Green Living Companions:

You don’t have to see a Health Coach to have heard the recommendation to drink more water. If you’re not hooked on tap water and spend a small fortune on seltzer in bottles or cans, here’s the answer: Sodastream Fountain Jet Soda Maker Starter Kit.  Skip the unnecessary cost and waste of store-bought seltzer and start making it at home from your own tap.  It couldn’t be easier and is a great tool to get to your 8 glasses a day.

With all the news recently about the dangers of storing food in plastic, I’ve switched to Glass Food Storage Containers.  In addition, I’ve stocked up on a few different sizes of Ball jars.  We use them as drinking glasses and for food storage, as well as for canning and making salad dressing and butter. I also use them to pack food to take along.

If you’d rather not tote your lunch around in a glass container, have a look at all of these options: insulated food or drink containers. An insulated food container allows you to make a warm lunch at home (or simply heat up last night’s left-overs) and pack them up for a great (and economical) lunch for yourself or your kids.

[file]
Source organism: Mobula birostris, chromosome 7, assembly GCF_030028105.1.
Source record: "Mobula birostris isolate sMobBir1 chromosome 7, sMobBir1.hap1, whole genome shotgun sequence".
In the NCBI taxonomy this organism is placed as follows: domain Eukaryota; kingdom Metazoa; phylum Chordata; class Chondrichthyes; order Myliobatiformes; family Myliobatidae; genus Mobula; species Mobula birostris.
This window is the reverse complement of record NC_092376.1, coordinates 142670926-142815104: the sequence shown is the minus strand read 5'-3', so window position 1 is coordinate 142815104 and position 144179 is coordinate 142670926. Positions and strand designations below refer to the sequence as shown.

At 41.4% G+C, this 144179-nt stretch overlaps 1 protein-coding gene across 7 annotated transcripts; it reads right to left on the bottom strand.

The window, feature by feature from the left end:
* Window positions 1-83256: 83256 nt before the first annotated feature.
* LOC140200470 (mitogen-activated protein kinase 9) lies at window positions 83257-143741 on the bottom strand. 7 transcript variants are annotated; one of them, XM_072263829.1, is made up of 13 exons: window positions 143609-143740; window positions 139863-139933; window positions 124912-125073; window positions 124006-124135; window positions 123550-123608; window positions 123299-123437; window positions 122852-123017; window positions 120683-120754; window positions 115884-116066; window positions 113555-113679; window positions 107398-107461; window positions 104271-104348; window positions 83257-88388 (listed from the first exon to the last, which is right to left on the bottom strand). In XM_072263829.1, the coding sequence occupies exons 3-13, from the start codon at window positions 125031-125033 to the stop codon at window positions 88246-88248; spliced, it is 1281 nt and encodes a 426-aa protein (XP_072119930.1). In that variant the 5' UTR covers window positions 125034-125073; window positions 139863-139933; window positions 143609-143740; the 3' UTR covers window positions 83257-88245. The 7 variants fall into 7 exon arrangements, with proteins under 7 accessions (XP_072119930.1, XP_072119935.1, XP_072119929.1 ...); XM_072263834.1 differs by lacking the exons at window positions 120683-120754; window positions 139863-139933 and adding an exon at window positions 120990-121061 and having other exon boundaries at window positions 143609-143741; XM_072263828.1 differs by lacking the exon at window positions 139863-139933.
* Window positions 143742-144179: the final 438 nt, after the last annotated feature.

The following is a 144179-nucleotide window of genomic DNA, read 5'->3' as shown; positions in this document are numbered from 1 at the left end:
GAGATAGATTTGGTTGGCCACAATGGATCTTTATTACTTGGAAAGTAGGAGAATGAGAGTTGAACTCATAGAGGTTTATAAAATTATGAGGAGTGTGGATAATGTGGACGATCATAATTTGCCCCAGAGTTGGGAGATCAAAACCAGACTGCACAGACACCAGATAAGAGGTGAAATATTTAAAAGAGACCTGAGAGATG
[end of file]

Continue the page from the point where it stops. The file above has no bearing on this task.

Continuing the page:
A Stainless Steel Water Bottle When I first started to move away from plastic, these were not only hard to find but very expensive. Neither is true anymore. Look for smaller sizes for children with colorful designs, and interchangeable tops. At their request, I recently bought my kids each a Sports Cap for their Klean Kanteen bottles.  It has just about eliminated all spillage and greatly increased hydration.


None of these I sell.  All links lead you to Amazon.com or affiliated venders. When you make a purchase, at no extra cost to you, I will receive a small commission for leading you there, which helps support this website.  As much as I would appreciate the financial support, I feel compelled to say that what I would really recommend is that you shop at your local independently-owned bookstore.  But, if Amazon is your place, then I greatly appreciate your entering through my links.  Thank you!